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Publication numberUS7944858 B2
Publication typeGrant
Application numberUS 12/319,496
Publication dateMay 17, 2011
Filing dateJan 5, 2009
Priority dateJan 8, 2008
Fee statusPaid
Also published asCN101483575A, CN101483575B, DE602008000837D1, EP2079196A1, EP2079196B1, US20090175203, WO2009087049A1
Publication number12319496, 319496, US 7944858 B2, US 7944858B2, US-B2-7944858, US7944858 B2, US7944858B2
InventorsPeter Tabery, Ralf Klotsche
Original AssigneeAlcatel-Lucent
Export CitationBiBTeX, EndNote, RefMan
External Links: USPTO, USPTO Assignment, Espacenet
Method for protecting a network configuration set up by a spanning tree protocol
US 7944858 B2
Abstract
A method for protecting a network configuration set up by a spanning tree protocol, STP, by selecting one of a plurality of bridges (2 to 11) of a computer network (1) as a root bridge (2) and by selecting one of a plurality of bridge ports (2 a to 11 a , 3 b, 4 b, 6 b, 7 b, 9 b, 10 b) of each of the plurality of bridges (2 to 11) as a root port (2 a to 11 a), the method comprising the steps of: setting a sub-state of at least one bridge port (2 a to 11 a, 3 b, 4 b, 6 b, 7 b, 9 b, 10 b) of at least one of the bridges (2 to 11) to an active sub-state in case that bidirectional traffic passes through the bridge port (2 a to 11 a, 3 b, 4 b, 6 b, 7 b, 9 b, 10 b), receiving an STP message, in particular a Bridge Protocol Data Unit, BPDU, in one of the bridge ports (2 a to 11 a, 3 b, 4 b, 6 b, 7 b, 9 b, 10 b) being in the active sub-state, and protecting the network configuration by discarding the STP message and/or by sending an alarm message to a network management unit (27) in case that the STP message indicates a change of the root bridge (2) of the network configuration.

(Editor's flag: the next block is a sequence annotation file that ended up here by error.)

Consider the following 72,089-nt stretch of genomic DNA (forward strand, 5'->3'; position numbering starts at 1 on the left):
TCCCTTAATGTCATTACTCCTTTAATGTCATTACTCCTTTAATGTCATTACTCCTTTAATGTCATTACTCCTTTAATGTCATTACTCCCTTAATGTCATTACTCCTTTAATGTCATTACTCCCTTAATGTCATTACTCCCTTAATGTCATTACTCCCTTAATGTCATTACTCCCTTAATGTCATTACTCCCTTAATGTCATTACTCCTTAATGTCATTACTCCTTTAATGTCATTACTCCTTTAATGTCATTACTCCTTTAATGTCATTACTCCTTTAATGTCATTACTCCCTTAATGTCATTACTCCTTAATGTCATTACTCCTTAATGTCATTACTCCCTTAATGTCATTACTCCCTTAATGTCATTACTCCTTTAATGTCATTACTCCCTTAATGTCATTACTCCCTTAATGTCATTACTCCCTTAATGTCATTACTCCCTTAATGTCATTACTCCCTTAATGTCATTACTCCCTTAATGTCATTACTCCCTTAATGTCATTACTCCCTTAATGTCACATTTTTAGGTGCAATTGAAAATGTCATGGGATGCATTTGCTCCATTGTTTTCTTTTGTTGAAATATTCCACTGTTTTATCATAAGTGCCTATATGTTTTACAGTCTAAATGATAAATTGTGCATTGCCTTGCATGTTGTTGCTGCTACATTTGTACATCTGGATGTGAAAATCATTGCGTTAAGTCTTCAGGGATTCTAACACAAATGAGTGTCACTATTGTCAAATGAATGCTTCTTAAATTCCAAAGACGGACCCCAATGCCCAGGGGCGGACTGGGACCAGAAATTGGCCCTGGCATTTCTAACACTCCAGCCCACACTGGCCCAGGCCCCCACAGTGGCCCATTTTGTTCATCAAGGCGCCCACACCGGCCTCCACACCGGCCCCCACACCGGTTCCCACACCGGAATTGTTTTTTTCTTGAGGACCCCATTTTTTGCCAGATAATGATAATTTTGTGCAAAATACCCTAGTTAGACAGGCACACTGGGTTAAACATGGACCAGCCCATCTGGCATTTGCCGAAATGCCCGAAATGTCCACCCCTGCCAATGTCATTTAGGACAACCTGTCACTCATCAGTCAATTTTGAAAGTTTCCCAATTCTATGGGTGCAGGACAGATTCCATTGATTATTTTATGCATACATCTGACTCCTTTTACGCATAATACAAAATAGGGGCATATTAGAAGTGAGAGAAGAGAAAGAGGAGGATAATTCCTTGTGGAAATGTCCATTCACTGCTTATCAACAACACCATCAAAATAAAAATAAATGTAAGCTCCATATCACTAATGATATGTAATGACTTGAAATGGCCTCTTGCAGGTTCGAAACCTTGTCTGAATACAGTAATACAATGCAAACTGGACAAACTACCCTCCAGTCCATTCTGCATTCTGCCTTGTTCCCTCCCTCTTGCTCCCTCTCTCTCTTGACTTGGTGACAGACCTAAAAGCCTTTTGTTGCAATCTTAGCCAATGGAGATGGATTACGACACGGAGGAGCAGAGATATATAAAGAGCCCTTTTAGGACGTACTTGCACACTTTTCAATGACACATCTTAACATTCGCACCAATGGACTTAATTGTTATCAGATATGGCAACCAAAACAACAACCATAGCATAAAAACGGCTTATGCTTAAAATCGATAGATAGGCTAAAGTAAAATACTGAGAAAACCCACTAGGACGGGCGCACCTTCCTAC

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Claims(8)
1. A method for protecting a network configuration set up by a spanning tree protocol, STP, by selecting one of a plurality of bridges of a computer network as a root bridge and by selecting one of a plurality of forwarding bridge ports of each of the plurality of bridges as a root port, wherein the selected one of the plurality of forwarding bridge ports is in a forwarding state, the method comprising the steps of:
splitting the forwarding state of the bridge port to an active and a passive sub-state through an additional state machine unit added to each of the forwarding bridge ports;
setting a sub-state of at least one forwarding bridge port of at least one of the bridges to an active sub-state as long as bidirectional payload traffic is conveyed through the forwarding bridge port;
receiving an STP message, in particular a Bridge Protocol Data Unit, BPDLT, in one of the forwarding bridge ports being in the active sub-state, and
protecting the network configuration by discarding the STP message and by sending an alarm message to a network management unit in case that the STP message indicates a change of the root bridge of the network configuration;